The El Saucito Ranch house, built of redwood by Chester Rude Brumley in 1878, was occupied until the late 1960s and is the oldest still standing farm house on the Carrizo Plain.
“Mr. Brumley has grown grapes, figs, pears, apples and other varieties of fruits and berries, his grapes are very large and very sweet and make large and luscious raisins. The other fruits were of the very best quality and some of the figs brought to San Luis were thought the best ever eaten by those whose fortune it was to get them. Apples and pears bore so heavily as to break down the trees.”
—Myron Angel (circa 1880s)
El Saucito ranch lies as a speck on the vast, bleak Carrizo Plain. Standing on a slope far above the old pioneer homestead, the world silent but for the gentle rush of wind over my ears and nary a sign of other people, the ranch sits like a far-flung outpost of civilization amid the emptiness of hundreds of thousands of square acres of sweeping grassland.
I can see the faint line of Soda Lake Road from afar, and the tiny clump of bushes and trees with a tinge of white that is the building housing the Carrizo Plain National Monument Visitors Center. But aside from those tell-tale signs of humanity, it appears as if very little change has come to the surrounding landscape over the last 140 years. It appears as lonely today as it was when the old house was first built.
Peering across the plain down upon the puny dots that are the ranch and its few outbuildings, in what is now the nation’s most populace state with an economy larger than that of most countries, utter desolation is its defining feature, even today. What must it have felt like in the 1870s when Brumley lived there with his wife, Margaret, and their children?
The Brumleys first lived in a house made from the dirt of the plain itself, a one room adobe, before building their elegant two-story wooden home. They were reportedly the only permanent residents for nearly 600 square miles. This at a time when miles were far longer than they are today, as the common conveyances were all pulled by horse over rough substandard roads. That’s a long way to travel for provisions and a hellish journey if in need of a doctor.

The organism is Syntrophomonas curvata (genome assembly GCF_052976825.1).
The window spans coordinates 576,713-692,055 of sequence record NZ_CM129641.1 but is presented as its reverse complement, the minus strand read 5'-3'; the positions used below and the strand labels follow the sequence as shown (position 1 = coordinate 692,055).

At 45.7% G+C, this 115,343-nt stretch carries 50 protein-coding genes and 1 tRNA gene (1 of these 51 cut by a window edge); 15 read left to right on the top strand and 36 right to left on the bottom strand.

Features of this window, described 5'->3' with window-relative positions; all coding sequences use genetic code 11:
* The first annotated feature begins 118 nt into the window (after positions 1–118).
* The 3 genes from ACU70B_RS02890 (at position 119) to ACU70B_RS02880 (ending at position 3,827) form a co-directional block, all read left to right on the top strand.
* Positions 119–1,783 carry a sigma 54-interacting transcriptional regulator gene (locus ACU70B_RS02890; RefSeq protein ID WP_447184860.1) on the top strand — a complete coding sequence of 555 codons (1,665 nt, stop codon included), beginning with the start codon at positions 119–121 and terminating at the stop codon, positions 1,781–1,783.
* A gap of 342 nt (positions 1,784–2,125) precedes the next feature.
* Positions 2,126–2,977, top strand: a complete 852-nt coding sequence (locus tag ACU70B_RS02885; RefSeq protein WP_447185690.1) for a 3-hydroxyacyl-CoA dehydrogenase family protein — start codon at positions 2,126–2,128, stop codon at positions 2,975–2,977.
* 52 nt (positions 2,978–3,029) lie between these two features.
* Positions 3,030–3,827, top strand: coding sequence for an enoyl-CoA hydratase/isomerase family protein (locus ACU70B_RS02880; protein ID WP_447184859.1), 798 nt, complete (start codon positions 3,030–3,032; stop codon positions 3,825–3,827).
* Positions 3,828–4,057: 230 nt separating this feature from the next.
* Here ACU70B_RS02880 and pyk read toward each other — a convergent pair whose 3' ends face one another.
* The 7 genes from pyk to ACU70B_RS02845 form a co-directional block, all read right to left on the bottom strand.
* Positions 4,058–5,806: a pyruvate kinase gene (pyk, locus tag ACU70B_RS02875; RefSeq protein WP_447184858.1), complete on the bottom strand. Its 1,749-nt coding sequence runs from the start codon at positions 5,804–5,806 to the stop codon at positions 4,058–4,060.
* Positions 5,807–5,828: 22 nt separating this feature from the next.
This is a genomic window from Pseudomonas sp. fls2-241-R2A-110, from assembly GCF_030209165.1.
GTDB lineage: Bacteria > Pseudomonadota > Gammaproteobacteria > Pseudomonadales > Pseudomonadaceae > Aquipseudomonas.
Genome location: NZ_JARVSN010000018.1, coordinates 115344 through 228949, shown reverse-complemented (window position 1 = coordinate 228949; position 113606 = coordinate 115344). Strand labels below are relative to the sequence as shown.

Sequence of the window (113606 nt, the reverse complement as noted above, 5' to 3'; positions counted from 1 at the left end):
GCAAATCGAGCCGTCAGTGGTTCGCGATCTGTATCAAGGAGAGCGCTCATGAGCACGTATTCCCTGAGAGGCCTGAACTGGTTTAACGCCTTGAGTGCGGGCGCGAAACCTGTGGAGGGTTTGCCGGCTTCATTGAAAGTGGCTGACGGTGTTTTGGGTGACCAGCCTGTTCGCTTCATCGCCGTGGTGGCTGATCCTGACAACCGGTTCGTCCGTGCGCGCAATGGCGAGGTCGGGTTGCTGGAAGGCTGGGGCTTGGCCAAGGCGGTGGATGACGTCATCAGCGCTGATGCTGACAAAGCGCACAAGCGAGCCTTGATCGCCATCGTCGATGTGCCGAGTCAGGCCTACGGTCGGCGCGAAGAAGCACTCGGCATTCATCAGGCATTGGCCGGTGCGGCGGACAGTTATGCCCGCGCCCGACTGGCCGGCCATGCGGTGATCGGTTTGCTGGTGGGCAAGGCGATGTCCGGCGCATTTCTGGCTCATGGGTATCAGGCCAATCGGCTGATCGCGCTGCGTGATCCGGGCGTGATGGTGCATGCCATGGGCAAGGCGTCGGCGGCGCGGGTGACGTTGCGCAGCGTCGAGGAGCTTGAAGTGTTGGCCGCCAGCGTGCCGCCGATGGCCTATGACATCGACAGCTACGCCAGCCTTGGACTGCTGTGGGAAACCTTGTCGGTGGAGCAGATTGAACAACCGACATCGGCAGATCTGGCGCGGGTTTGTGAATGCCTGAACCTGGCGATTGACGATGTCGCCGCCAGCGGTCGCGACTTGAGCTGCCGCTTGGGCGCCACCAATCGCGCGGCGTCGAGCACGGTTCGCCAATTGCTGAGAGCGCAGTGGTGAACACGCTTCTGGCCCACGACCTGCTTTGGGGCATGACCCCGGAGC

El Saucito Ranch was a self-contained oasis. Self-reliance was not optional, of course, it was a necessity of pioneer life, so far removed was the Brumley residence from the rest of the world. A powerhouse on the property generated electricity. Any machines that broke down were repaired onsite in the large detached garage presumably using whatever spare parts or material were on hand.
The sort of ingenuity required to run such a remote ranch is hinted at in a storage and sorting tree at the workshop, where spare nuts, bolts, small parts and other odds and ends were kept for future use or reuse. The homemade upright storage receptacle was crafted from old concave metal plow disks attached at intervals horizontally to a metal pole, the disks serving as makeshift holding bins.
The Brumleys raised sheep, cattle and horses and grew a wide variety of produce. There is a well on the property and a windmill that once drew cool water from the underlying aquifer. There is a small open reservoir that lies deep in the ground below the level of the surrounding plain and is surrounded and shaded by willow trees. This is the same willow thicket that purportedly originally attracted Brumely’s attention as a tell-tale sign of water, and which is the natural feature for which the ranch is named. Saucito means little willow in Spanish.
During the time the Brumley’s lived at El Saucito there were still Native Americans roaming the countryside. A display at the ranch relates one such experience recalled by one of the Brumley daughters:
“Life on the lonely plain was a big change from life of San Francisco. Nellie Brumley remembered a morning alone in the house with her mother when a band of 20 Indians arrived, chanting and asking for water. A nervous Margaret ordered Nellie to hide in the house, while she presented the Indians with water and a pail of freshly-baked cookies. The Indians ate all the cookies. . .down to the last crumb—and departed as abruptly as they had arrived.”
El Saucito ranch is seen here as a few trees and a speck of white about center frame. The white saltpan of Soda Lake is seen to the left and the Temblor Range, created by the San Andreas Fault, is in the distance beneath the clouds.